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Switching Energy Suppliers

Switching Energy Suppliers

With energy prices being so high, many customers are looking for ways to lower their bills. The best way of doing this is to switch energy providers and find a better deal.

In this post, we take a look at what to do if your energy supplier goes bust. We then take you through switching your carrier step by step, followed by answers to some frequently asked questions. Read on to learn more.

What To Do If Your Energy Supplier Goes Out Of Business

Due to the current rises in energy prices, there is a risk that many smaller energy companies will go bust. Fortunately, Ofgem, the energy regulator, has put rules in place to protect customers, should carriers go under.

If your carrier goes out of business, start by taking a meter reading. This way, you can tell Ofgem your existing energy use so that they can accurately transition you onto a new tariff.

Then just wait. Ofgem will begin processing your transfer to a new supplier on your behalf. The new supplier will then send you all the relevant details about your new energy agreement in the post.

Once you complete the switch to the new supplier, get in touch with them to discuss the deal they have put you on. Most will place you on a variable tariff which is usually the most expensive, per unit of energy. Ask to switch to a cheaper tariff or shop around for a better deal.

How To Switch Energy Suppliers

Thanks to modern price comparison websites, switching between energy providers is easy. What’s more, you’ll always be better off than you were before. Switching cuts energy prices significantly.

You can switch your gas or electricity provider, or both. Here’s what to do:

Step 1: Find An Old Bill

To get a meaningful quote, you will need to tell the price comparison site precisely how much energy you typically use. That way, you can get tariffs that reflect your actual use.

Step 2: Ask For A Quote

Next, use the price comparison tool to get a quote. Just fill out a few details and you’re done. It only takes a few minutes.

Step 3: Compare Deals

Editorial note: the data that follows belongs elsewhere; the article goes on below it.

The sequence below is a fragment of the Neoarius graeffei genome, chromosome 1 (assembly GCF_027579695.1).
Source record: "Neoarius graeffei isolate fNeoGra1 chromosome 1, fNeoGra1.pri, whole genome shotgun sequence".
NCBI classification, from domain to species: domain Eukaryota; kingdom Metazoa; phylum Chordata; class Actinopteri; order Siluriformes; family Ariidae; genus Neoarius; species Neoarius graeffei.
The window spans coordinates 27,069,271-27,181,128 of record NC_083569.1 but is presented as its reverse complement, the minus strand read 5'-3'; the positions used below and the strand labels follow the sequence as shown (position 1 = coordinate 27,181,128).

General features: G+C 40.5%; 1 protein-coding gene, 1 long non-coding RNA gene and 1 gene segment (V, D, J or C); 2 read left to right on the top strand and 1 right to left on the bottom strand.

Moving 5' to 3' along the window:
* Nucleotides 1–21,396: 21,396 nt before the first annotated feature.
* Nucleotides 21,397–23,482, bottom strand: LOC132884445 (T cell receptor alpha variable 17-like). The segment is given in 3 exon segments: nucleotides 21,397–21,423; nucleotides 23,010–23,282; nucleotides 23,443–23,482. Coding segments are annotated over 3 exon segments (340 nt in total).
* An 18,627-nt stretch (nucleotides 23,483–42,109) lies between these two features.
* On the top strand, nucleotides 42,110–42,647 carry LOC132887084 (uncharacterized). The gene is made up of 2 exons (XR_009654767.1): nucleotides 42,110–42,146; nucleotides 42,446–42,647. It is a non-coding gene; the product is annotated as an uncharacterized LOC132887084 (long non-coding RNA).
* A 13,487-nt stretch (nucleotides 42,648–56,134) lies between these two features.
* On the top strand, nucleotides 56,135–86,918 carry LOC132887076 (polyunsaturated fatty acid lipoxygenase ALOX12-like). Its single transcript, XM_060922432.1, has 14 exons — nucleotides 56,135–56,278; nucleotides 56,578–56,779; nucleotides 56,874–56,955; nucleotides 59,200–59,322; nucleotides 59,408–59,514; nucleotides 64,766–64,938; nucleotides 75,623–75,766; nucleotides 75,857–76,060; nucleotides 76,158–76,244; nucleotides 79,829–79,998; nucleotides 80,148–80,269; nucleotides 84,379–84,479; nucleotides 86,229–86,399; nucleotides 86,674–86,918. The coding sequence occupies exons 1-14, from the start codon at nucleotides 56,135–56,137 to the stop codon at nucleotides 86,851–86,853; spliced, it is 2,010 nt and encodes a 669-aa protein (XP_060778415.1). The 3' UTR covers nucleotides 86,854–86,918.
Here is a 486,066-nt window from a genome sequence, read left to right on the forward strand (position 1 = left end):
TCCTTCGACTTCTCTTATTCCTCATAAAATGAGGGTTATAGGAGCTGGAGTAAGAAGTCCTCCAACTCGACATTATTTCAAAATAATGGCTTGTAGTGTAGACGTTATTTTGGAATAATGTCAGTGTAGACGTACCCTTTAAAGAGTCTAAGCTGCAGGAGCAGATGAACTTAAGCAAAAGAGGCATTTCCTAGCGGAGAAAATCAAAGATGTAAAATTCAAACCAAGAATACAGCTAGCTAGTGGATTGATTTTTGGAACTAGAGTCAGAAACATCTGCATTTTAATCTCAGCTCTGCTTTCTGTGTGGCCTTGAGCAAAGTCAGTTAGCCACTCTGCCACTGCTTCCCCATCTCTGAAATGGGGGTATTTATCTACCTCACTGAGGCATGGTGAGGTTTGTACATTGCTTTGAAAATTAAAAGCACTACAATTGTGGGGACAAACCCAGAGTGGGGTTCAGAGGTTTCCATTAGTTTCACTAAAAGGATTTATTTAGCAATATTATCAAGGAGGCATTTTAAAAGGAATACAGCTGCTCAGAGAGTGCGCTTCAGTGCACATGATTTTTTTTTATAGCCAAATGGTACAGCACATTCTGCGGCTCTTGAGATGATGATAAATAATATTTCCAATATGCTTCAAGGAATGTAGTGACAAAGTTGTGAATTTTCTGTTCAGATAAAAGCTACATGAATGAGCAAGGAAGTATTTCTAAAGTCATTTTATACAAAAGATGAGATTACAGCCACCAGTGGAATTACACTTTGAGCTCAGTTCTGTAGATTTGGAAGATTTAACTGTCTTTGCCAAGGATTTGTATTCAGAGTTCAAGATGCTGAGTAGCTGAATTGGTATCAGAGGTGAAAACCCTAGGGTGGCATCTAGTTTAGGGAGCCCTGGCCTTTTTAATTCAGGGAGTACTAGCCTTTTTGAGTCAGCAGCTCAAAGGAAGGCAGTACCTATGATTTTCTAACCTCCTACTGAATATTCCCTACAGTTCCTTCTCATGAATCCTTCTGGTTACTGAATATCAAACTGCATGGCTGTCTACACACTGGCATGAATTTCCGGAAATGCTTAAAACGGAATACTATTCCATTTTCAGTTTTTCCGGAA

Once you’ve entered all your details, the next step is to compare deals. Our comparison tools provide quotes from a range of energy suppliers, showing you whether you’re getting a better deal than your current supplier.

Step 4: Begin The Switching Process

Once you’ve chosen a new tariff, you can contact the energy supplier and tell them that you want to make the switch. You may then have to wait for 14 days – a cooling-off period – before migrating onto the new tariff. On the day of the switch, you’ll need to provide your new supplier with a meter reading so that they can bill you accurately.

Step 5: Pay Your Final Bill

Lastly, you’ll need to pay the final bill from your old supplier. Get them to give you a refund if you have credit on your account.

How Much Information Do You Need To Switch Energy Suppliers?

The amount of information you need to switch energy suppliers is minimal. You’ll need basic details, such as your name, address, and postcode, as well as how much you currently pay for gas and electricity, and your current supplier. You should be able to find all this information on paper or online statements from your provider.

The more information you can provide about your current energy use, the more accurate your quote will be. Furthermore, when you provide more details, you can get information on the exit fee of your current tariff

When Is It A Bad Idea To Change Energy Suppliers?

While switching energy providers will often save you money, you should avoid doing so if the penalty exit fee for leaving a contract early is larger than the savings you could make by switching.

In some situations, people accept higher energy bills and fees for going green. Whether you wish to pay these for wind, solar or hydro is a matter of personal conscience.

How Many Times Can You Switch Energy Suppliers?

Under current rules, there is no limit on the number of times you can switch energy suppliers. However, you should avoid doing it too often, particularly if you are in the middle of a contract, as you may have to pay higher exit fees.